One of these "details" concerned continuity. A city-wide early retirement package was offered. Among those leaving were the Water and Sewerage superintendents. This meant that valuable knowledge would be leaving. They knew the things not written down anywhere. They knew how to work the system to get things done. They were leaving at the very time when the merger promised to magnify risk exposure. Mrs. Smolinski has clothes to wash, kids to bathe and likes her coffee in the morning. She would not be happy if something bad happened to her water or sewer services.

The merger was rolling. Time was not available to fill in the details of the merger plan. As one of the retiring superintendents (Sienkiewicz, co-author), I proposed that we invest in all the staff both individually and as work teams. After all, these were the people who were going to be there to take care of Mrs. Smolinski. These men and women are the most valuable asset within the system. The investment promised to pay both short- and long-term returns.

As with the supervisory staff, the 40 plus staff members were dominated by the LP/HA styles. Again, skepticism and cynicism were present. Now rumors intensified the uncertainty. The information processing approach was explained once again. The sociological basis of the tool was outlined. Reassurances were given that it would not reveal anything personal. The results would stay within the department. Again, people accepted the survey.

The debriefing took place on a late summer morning under a pavilion in one the most beautiful parks in Dearborn. I (Lemieux-Rever, co-author) reviewed the "I Opt Change" reports with 40+ staff members. The Water Superintendent stepped up to the plate and put things into perspective. In an emotionally choked voice he explained that the future is uncertain. He said the merger is an organic process. Our goal is to help them to face the unknown. Just as in nature, this organic process needs to be nurtured. This set a positive tone. At this point I explained that the OE technology represented an investment in them. It would help them work together to tend the "garden" while the organic process worked its way to conclusion. We showed that they would have a better way to relate to whoever became the new superintendent. They would also be better able to post for the promotions that would arise. There was something in it for them as well as for the City of Dearborn and Mrs. Smolinski.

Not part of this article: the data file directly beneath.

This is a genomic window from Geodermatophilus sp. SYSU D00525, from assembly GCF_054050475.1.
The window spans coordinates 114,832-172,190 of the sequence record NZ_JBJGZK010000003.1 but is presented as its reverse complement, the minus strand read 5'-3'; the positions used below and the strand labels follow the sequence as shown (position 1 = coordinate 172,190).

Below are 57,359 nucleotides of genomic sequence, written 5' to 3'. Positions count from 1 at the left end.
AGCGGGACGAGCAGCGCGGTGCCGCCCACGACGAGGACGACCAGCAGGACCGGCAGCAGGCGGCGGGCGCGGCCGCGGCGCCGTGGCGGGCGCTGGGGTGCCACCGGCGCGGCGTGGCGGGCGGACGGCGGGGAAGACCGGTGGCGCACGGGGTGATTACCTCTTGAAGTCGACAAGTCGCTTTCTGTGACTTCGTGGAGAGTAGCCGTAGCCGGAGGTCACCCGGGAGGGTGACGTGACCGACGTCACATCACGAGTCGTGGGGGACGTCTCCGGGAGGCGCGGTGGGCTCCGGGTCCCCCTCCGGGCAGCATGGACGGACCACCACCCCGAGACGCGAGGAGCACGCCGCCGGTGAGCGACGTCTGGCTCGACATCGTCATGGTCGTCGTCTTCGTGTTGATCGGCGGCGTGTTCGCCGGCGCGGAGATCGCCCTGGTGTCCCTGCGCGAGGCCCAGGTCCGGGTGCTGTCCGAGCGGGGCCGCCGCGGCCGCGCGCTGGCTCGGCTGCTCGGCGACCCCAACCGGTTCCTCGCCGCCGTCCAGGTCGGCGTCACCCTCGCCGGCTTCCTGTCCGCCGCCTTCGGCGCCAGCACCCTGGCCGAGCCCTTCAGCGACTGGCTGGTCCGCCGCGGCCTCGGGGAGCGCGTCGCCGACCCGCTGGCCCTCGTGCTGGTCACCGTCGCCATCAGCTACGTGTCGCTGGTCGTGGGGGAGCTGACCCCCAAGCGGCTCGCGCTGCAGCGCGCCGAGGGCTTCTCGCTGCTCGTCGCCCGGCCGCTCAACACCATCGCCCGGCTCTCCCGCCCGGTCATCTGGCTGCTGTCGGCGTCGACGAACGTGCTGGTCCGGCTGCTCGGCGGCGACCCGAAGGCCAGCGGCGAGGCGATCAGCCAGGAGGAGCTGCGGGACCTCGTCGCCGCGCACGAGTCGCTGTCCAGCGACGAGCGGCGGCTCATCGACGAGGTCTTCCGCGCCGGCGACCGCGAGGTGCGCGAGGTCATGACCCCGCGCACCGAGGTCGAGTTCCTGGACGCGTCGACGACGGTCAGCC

We accomplished what we set out to do. Logical Processors and Hypothetical Analyzers now had a track to run on. They had part of the "how" and "why" answered for them. They were no longer "swinging in the breeze." They could now use their new tools to move forward.

So what? Was there any meaningful impression? Those skeptical "down to earth" operational folks want to continue using/learning about OE and other team building skills. The two divisions continue to support each other as individuals and as teams working in the new group. The people involved got new tools and points of view that will serve them well.

There are more benefits. The DPW Director continues to be surprised with the ease of the transition. A new vocabulary has appeared. Discussions now contain phrases like, "I need my HA time before I make that decision" or "we need your RS self." These phrases are easily accepted without negative judgment. The discussion is now focused on the issues and not the emotions. Mrs. Smolinski is going to get good service well into the future.